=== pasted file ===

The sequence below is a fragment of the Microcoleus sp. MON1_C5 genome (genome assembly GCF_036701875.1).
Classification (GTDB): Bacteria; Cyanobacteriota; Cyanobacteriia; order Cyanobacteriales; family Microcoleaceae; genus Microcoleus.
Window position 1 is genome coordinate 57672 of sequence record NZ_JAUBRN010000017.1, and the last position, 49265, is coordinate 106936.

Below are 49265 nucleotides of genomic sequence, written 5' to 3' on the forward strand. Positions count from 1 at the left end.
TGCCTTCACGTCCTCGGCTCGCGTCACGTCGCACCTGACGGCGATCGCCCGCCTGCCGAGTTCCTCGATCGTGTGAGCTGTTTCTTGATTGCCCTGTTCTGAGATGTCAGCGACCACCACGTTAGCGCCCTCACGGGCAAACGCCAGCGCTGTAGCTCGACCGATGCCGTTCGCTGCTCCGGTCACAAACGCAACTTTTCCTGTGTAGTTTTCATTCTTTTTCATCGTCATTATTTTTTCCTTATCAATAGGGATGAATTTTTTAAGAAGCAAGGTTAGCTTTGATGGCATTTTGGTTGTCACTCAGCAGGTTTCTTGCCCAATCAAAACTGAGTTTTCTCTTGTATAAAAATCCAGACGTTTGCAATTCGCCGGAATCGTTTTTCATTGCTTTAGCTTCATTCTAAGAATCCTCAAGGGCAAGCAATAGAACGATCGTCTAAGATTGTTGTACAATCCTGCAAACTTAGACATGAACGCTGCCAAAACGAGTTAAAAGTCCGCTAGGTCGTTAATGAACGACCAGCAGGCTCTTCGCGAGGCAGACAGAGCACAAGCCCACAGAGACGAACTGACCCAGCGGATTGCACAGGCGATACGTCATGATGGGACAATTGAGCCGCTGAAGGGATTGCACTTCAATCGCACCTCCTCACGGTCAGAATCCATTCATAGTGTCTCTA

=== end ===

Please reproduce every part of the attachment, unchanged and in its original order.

The sequence below is a fragment of the Microcoleus sp. MON1_C5 genome (genome assembly GCF_036701875.1).
Classification (GTDB): Bacteria; Cyanobacteriota; Cyanobacteriia; order Cyanobacteriales; family Microcoleaceae; genus Microcoleus.
Window position 1 is genome coordinate 57672 of sequence record NZ_JAUBRN010000017.1, and the last position, 49265, is coordinate 106936.

Below are 49265 nucleotides of genomic sequence, written 5' to 3' on the forward strand. Positions count from 1 at the left end.
TGCCTTCACGTCCTCGGCTCGCGTCACGTCGCACCTGACGGCGATCGCCCGCCTGCCGAGTTCCTCGATCGTGTGAGCTGTTTCTTGATTGCCCTGTTCTGAGATGTCAGCGACCACCACGTTAGCGCCCTCACGGGCAAACGCCAGCGCTGTAGCTCGACCGATGCCGTTCGCTGCTCCGGTCACAAACGCAACTTTTCCTGTGTAGTTTTCATTCTTTTTCATCGTCATTATTTTTTCCTTATCAATAGGGATGAATTTTTTAAGAAGCAAGGTTAGCTTTGATGGCATTTTGGTTGTCACTCAGCAGGTTTCTTGCCCAATCAAAACTGAGTTTTCTCTTGTATAAAAATCCAGACGTTTGCAATTCGCCGGAATCGTTTTTCATTGCTTTAGCTTCATTCTAAGAATCCTCAAGGGCAAGCAATAGAACGATCGTCTAAGATTGTTGTACAATCCTGCAAACTTAGACATGAACGCTGCCAAAACGAGTTAAAAGTCCGCTAGGTCGTTAATGAACGACCAGCAGGCTCTTCGCGAGGCAGACAGAGCACAAGCCCACAGAGACGAACTGACCCAGCGGATTGCACAGGCGATACGTCATGATGGGACAATTGAGCCGCTGAAGGGATTGCACTTCAATCGCACCTCCTCACGGTCAGAATCCATTCATAGTGTCTCTA